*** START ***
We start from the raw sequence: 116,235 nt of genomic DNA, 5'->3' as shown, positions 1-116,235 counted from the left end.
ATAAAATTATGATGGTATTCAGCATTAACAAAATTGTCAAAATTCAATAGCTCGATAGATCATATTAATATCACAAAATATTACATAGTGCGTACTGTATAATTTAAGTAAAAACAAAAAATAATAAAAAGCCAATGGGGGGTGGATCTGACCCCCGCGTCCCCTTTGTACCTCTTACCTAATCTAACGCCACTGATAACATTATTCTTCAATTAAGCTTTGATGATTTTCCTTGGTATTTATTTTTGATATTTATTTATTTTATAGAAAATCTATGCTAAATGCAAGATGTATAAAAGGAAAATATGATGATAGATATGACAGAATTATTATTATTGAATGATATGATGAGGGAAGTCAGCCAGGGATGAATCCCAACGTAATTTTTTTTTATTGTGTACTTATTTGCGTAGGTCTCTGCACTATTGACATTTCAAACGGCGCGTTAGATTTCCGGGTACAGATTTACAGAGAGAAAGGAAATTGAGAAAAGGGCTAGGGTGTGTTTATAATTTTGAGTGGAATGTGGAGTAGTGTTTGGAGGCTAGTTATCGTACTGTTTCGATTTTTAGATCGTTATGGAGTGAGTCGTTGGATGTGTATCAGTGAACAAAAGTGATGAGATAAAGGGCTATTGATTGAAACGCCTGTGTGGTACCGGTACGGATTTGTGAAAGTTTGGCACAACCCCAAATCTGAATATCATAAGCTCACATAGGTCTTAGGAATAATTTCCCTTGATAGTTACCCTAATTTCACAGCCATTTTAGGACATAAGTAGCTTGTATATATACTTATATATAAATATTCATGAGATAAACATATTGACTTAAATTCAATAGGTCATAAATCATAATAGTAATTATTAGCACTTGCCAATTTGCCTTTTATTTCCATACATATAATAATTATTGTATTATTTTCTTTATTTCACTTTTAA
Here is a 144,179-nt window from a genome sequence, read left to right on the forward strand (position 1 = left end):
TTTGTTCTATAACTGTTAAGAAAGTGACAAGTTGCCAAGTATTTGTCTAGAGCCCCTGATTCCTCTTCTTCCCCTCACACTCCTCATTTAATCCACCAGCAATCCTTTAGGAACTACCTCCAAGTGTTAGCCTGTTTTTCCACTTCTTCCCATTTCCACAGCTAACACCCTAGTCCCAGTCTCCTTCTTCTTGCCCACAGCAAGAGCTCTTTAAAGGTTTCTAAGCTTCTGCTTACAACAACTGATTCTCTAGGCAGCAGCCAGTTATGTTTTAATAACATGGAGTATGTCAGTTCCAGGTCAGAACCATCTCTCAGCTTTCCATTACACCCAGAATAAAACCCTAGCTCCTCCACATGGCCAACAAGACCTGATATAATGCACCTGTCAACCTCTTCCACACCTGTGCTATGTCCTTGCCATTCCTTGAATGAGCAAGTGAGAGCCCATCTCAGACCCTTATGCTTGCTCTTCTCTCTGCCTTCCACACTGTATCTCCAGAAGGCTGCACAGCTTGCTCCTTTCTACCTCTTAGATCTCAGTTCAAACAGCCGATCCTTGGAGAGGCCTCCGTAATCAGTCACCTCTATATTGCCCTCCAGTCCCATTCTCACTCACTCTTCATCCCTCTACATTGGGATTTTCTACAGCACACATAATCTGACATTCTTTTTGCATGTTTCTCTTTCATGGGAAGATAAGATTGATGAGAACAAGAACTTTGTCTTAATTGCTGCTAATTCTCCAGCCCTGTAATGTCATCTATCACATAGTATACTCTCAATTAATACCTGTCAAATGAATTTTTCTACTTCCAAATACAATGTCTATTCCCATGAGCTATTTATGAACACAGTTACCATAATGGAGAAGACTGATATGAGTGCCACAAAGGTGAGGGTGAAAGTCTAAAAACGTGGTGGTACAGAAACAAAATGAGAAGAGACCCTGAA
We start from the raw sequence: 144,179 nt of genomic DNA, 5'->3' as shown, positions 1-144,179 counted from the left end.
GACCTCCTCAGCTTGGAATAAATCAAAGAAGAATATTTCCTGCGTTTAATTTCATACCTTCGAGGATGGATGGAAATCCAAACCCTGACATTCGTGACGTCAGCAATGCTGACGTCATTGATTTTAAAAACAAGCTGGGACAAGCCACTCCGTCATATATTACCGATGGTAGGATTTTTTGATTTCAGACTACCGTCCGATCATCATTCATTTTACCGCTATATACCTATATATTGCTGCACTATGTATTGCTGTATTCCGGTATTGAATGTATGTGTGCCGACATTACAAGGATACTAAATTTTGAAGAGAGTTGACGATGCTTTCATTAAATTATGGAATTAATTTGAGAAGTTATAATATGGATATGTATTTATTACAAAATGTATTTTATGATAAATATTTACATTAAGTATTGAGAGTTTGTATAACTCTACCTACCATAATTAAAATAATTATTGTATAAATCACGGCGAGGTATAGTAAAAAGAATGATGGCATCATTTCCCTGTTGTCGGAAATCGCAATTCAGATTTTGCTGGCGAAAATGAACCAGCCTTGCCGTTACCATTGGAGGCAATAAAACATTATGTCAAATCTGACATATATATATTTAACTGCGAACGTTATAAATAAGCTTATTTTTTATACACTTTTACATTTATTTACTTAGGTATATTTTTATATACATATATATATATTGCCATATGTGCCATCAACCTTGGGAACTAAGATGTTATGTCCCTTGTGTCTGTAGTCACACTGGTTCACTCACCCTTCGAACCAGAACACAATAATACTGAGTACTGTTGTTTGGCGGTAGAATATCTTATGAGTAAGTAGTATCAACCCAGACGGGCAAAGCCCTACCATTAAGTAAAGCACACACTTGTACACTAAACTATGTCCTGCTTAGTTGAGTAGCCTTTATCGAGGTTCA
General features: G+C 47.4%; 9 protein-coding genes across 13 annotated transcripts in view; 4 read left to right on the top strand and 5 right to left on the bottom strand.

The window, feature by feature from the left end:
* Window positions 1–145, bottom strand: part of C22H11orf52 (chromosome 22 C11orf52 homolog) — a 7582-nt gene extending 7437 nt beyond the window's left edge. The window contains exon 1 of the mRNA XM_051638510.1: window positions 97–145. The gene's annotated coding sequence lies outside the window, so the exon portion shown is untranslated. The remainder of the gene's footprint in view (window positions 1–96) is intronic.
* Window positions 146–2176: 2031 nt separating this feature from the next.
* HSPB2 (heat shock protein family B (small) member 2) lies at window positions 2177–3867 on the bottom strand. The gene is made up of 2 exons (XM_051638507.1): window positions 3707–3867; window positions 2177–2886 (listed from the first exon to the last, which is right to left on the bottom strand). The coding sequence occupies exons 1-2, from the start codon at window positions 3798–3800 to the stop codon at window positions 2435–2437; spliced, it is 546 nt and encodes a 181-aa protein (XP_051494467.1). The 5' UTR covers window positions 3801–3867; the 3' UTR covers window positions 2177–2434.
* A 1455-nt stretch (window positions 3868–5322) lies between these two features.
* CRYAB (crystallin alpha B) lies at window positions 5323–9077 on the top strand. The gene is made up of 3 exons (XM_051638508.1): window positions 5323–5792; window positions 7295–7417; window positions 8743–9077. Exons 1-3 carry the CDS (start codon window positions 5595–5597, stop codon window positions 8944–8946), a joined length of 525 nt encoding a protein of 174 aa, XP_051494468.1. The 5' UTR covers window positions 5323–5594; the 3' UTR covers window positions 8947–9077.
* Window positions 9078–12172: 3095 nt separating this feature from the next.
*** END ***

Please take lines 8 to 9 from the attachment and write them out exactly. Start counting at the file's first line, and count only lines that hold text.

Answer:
The window, feature by feature from the left end:
* Window positions 1–145, bottom strand: part of C22H11orf52 (chromosome 22 C11orf52 homolog) — a 7582-nt gene extending 7437 nt beyond the window's left edge. The window contains exon 1 of the mRNA XM_051638510.1: window positions 97–145. The gene's annotated coding sequence lies outside the window, so the exon portion shown is untranslated. The remainder of the gene's footprint in view (window positions 1–96) is intronic.